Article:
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Faculty / Staff

Dr. Guy Axtell

Axtell.Guy.RU_photographer_pic__1 REDUCED

gsaxtell@radford.edu
Associate Professor
706 Fairfax, F104
540-831-5213

Ph.D. University of Hawaii'i

Bio: Dr. Guy Axtell is an Associate Professor in the Philosophy and Religious Studies Department, and serves as the critical thinking coordinator of Radford University's new Core A curriculum.

Teaching interests: Epistemology and metaphysics, philosophy of science, “STS” or science, technology and society studies, and philosophy of religion. JanusBlog: the Virtue Theory Discussion Forum has links to many of his recent and forthcoming papers in his research areas of epistemology and analytic and comparative philosophy of religion. When not teaching or writing, “Dr. Ax” often seeks his ataraxia through biking, tennis, skiing, windsurfing, and curiously speaking about himself in the third person. Ataraxia: Ancient Greek term for psychic balance and “freedom from disquiet.”

Research interests: Sampling of recent and forthcoming research:

  • “Recovering Responsibility,” Logos and Episteme (2011).
  • “The Dialectics of Objectivity,” Philosophy of History (2012).
  • From Internalist Evidentialism to Virtue Responsibilism” in Evidentialism and its Discontents, Trent Dougherty (ed.) 2011. Oxford: Oxford University Press.
  • “Three Independent Factors in Epistemology” (with Phillip Olson, VTU’s ASPECT Program), Contemporary Pragmatism, 2010.
  • “Character-Trait Ascription in Ethics and Epistemology,” in H. Battaly (ed.) Virtue and Vice, Moral and Epistemic. Oxford: Wiley/Broadview Press, 2010 (reprinted from Metaphilosophy (2009).
  • “Virtue Theoretic Responses to Skepticism”, in Oxford Handbook of Epistemology, John Greco, ed., 2009.
  • “Epistemic Virtue,” in Routledge Encyclopedia of Epistemology, 2nd edition, 2009, M. Steup, ed.

     

Dr. Gilburt Goffstein

ggoffste@radford.edu
Adjunct Assistant Professor of Philosophy
706 Fairfax, F105

Ph.D. University of Missouri

Courses taught: Ethics, History of Philosophy, Critical Social Theory
 

Dr. Sharon Hartline

hartline

shartlin@radford.edu
Professor of Philosophy
706 Fairfax, F106
540-831-5898

Ph.D. SUNY at Stony Brook

Courses taught: Ethics, Applied Ethics, Modern Philosophy, Feminist Philosophy

Dr. Joe Jones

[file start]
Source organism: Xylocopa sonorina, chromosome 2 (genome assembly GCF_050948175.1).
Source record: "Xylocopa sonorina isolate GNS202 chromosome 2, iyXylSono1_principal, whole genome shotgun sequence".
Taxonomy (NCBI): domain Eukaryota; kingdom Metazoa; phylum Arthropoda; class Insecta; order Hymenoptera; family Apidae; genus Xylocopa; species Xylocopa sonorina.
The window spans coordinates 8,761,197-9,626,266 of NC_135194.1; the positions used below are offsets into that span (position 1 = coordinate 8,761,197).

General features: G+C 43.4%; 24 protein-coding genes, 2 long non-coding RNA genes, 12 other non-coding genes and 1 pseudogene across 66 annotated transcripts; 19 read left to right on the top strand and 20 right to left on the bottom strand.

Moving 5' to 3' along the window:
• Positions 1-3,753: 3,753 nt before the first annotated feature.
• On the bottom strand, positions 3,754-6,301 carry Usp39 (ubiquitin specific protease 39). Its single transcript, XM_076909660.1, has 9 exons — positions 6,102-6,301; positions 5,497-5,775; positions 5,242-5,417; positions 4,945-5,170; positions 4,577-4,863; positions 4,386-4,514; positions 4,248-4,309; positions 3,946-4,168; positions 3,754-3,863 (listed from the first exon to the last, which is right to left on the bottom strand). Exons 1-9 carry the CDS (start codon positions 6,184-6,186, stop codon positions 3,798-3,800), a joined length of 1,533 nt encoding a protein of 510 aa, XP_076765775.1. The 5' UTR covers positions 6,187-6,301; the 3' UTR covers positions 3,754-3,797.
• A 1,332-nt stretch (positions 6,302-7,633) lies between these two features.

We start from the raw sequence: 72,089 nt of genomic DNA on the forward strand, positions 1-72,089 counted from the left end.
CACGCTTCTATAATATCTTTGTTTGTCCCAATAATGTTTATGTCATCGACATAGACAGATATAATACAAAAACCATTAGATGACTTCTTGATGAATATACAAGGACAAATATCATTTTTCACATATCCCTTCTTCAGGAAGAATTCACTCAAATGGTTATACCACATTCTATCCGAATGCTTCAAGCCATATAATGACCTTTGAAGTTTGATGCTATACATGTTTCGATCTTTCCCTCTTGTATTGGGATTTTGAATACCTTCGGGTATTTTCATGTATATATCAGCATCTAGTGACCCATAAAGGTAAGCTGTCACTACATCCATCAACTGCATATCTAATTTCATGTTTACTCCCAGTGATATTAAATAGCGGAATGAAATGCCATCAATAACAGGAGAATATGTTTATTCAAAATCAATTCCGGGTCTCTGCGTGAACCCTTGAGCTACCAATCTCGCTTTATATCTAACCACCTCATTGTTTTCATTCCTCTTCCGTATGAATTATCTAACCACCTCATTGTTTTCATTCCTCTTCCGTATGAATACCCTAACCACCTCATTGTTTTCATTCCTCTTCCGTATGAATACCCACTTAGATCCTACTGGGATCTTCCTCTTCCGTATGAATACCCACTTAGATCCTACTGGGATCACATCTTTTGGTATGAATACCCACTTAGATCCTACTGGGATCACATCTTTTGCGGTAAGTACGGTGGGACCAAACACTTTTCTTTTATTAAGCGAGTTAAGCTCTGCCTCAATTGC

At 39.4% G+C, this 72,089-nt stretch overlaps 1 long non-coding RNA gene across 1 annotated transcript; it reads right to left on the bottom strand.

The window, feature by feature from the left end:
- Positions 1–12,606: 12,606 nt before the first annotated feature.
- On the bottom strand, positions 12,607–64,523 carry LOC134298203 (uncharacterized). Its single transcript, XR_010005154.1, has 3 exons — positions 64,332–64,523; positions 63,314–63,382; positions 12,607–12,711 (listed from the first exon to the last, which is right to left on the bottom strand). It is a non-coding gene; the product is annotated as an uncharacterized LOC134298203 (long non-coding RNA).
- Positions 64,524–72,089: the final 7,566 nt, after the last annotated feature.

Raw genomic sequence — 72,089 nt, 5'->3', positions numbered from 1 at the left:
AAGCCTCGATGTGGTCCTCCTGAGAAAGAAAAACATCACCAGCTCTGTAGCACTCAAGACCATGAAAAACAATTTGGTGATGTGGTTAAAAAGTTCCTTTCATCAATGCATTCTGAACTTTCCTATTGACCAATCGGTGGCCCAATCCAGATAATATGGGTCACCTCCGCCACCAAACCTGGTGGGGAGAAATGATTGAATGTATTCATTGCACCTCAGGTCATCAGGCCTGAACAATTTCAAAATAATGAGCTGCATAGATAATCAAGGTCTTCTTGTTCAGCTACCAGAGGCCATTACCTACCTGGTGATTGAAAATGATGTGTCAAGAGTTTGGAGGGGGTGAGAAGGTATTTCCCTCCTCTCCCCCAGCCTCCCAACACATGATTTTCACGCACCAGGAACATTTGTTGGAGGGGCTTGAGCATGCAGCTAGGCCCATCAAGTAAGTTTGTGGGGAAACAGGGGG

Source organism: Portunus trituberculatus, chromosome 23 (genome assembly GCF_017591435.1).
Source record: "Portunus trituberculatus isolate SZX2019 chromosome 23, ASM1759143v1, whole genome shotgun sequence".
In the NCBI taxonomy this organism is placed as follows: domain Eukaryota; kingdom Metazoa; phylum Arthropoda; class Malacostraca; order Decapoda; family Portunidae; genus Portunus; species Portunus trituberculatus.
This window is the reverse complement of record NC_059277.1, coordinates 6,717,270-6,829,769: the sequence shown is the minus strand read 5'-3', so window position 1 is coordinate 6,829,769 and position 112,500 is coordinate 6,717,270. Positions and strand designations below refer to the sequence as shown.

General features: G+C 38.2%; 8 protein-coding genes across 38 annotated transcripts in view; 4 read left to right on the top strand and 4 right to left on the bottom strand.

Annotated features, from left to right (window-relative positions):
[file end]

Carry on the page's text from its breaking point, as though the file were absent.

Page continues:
joe_jones

jjones39@radford.edu
Professor and Chair
706 Fairfax, D105
540-831-5388

Ph.D. Florida State University

Bio: Dr. Joe Jones is Professor and Chair of the Department of Philosophy and Religious Studies. Joe was an Air Force brat. His father took the family to the Philippines for two tours, 5 1/2 years, and one tour in Germany, three years, and did an unaccompanied year tour in Korea when Joe was 6. When Joe was 17, he went to college at Clemson University, majored in beer, and flunked out. In late 1968, at 19 1/2 and with a 1-A draft classification prior to the lottery, he enlisted for 4 years in the Air Force. Between 1970 and 1972, he spent twenty-one months in Thailand, Vietnam, Cambodia, and Laos. When he was discharged early, just turned 23, he had spent about ten years abroad, which has affected his view of the world. This view is not so centered on the United States as the views of some folk. Better motivated, Joe tried college again, discovered it comfortable, and became a lifelong student. After 11 years, Florida State University said there were no more degrees he could get and threw him out with a Ph.D. in ancient Greek philosophy and mathematics, the history of science, logic, ethics, and a thing called metaphysics. He is still learning and appreciates the chance to speak with students concerning philosophical issues, which he sometimes considers ongoing therapy for himself. He wishes for students to also benefit from the conversations.

 

Dr. Glen Martin

martin-glen

gmartin@radford.edu
Professor of Philosophy
706 Fairfax, A106
540-831-5897

Ph.D. CUNY

Courses taught: Philosophy of Religion, Philosophy of Language, History of Philosophy, East-West Comparative Philosophy, Peace and World Order Studies, Ethics and Society (PHIL 112), Origins of Philosophy (PHIL 114), Medieval and Renaissance Philosophy (PHIL 201), Philosophy of Religion (PHIL 350), Philosophy of Language (PHIL 370)

Research interests: My research and scholarly interests (and passions) continue in the same path that was articulated in my 2005 book Millennium Dawn and developed in my 2008 book Ascent to Freedom.  These interests involve the problem of the transformation of human existence from planetary immaturity and our present suicidal behavior to planetary maturity under rational economic, political, and spiritual principles.  My new book that should be out in 2009 is entitled Planetary Democracy and Human Maturity: The Holistic Dynamic of Spirituality, Nonviolence, Democratic Economics, and Earth Federation. It focuses on the nature of authentic democracy, spirituality, nonviolence and other aspects of the human ascent to maturity, and links maturity with a global social order of peace with justice.

Dr. Kim Kipling

kim-kipling

Professor Emeritus of Philosophy
Ph.D. Penn State

Courses taught: Aesthetics, Existentialism, Contemporary Continental Philosophy, Modern Philosophy, Ancient Philosophy